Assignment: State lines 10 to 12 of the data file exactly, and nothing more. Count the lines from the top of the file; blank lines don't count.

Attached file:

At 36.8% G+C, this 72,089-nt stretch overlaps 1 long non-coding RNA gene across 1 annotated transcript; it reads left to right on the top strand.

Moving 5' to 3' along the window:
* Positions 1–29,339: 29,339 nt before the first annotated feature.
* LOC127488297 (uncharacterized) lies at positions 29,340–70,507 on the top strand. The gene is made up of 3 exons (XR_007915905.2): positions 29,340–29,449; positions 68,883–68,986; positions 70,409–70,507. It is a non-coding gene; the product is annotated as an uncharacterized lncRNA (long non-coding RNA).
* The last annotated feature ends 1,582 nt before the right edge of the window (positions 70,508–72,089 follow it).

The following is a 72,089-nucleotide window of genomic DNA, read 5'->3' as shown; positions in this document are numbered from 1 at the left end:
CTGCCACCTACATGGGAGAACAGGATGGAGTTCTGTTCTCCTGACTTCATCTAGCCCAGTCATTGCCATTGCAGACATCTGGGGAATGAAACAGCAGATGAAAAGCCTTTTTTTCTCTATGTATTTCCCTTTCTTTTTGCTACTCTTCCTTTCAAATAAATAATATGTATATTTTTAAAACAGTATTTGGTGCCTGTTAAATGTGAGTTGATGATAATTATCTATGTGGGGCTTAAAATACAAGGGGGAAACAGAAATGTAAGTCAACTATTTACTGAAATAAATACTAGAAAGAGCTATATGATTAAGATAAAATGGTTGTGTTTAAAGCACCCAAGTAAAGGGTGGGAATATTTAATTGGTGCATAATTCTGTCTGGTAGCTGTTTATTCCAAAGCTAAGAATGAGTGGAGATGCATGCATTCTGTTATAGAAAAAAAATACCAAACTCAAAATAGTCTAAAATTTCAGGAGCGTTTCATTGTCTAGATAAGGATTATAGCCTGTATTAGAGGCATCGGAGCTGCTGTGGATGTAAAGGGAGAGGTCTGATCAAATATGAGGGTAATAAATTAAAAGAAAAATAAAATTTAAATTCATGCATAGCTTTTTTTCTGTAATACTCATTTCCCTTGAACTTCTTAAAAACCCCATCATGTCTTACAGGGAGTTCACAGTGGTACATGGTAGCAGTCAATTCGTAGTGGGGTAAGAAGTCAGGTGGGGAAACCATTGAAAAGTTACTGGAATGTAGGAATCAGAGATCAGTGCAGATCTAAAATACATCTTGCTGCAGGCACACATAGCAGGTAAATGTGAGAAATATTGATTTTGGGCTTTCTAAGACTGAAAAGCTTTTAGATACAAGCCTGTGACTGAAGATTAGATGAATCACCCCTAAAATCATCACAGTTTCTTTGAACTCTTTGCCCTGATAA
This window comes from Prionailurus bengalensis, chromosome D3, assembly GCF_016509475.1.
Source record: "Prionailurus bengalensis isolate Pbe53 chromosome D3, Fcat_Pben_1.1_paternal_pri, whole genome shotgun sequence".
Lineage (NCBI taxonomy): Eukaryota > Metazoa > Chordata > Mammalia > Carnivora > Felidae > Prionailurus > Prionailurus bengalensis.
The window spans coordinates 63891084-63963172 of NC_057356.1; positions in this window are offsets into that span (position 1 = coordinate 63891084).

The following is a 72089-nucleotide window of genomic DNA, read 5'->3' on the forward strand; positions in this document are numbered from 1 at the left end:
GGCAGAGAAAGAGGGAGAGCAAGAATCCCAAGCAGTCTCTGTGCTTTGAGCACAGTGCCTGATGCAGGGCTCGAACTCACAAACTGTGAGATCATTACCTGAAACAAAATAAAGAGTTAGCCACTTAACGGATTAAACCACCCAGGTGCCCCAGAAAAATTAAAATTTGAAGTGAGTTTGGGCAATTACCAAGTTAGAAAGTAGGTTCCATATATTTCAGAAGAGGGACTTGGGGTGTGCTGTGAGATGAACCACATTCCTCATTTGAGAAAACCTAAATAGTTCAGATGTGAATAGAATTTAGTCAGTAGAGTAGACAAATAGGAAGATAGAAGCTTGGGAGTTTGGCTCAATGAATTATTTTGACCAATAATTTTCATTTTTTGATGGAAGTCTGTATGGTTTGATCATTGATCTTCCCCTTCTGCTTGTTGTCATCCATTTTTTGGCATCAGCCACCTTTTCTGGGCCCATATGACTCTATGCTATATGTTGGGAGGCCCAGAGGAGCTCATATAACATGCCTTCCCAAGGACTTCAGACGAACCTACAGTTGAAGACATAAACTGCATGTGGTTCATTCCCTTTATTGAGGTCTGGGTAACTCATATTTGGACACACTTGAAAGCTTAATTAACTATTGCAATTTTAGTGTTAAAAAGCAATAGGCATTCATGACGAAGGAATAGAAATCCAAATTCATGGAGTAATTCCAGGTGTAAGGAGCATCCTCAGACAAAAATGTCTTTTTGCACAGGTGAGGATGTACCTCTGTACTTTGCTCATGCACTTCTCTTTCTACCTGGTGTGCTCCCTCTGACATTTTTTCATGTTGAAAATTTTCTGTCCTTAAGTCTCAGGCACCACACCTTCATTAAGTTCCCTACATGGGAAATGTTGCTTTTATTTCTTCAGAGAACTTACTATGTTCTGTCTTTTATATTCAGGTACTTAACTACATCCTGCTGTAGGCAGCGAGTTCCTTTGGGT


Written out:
Lineage (NCBI taxonomy): Eukaryota > Metazoa > Chordata > Mammalia > Carnivora > Felidae > Prionailurus > Prionailurus bengalensis.
The window spans coordinates 63891084-63963172 of NC_057356.1; positions in this window are offsets into that span (position 1 = coordinate 63891084).

The following is a 72089-nucleotide window of genomic DNA, read 5'->3' on the forward strand; positions in this document are numbered from 1 at the left end: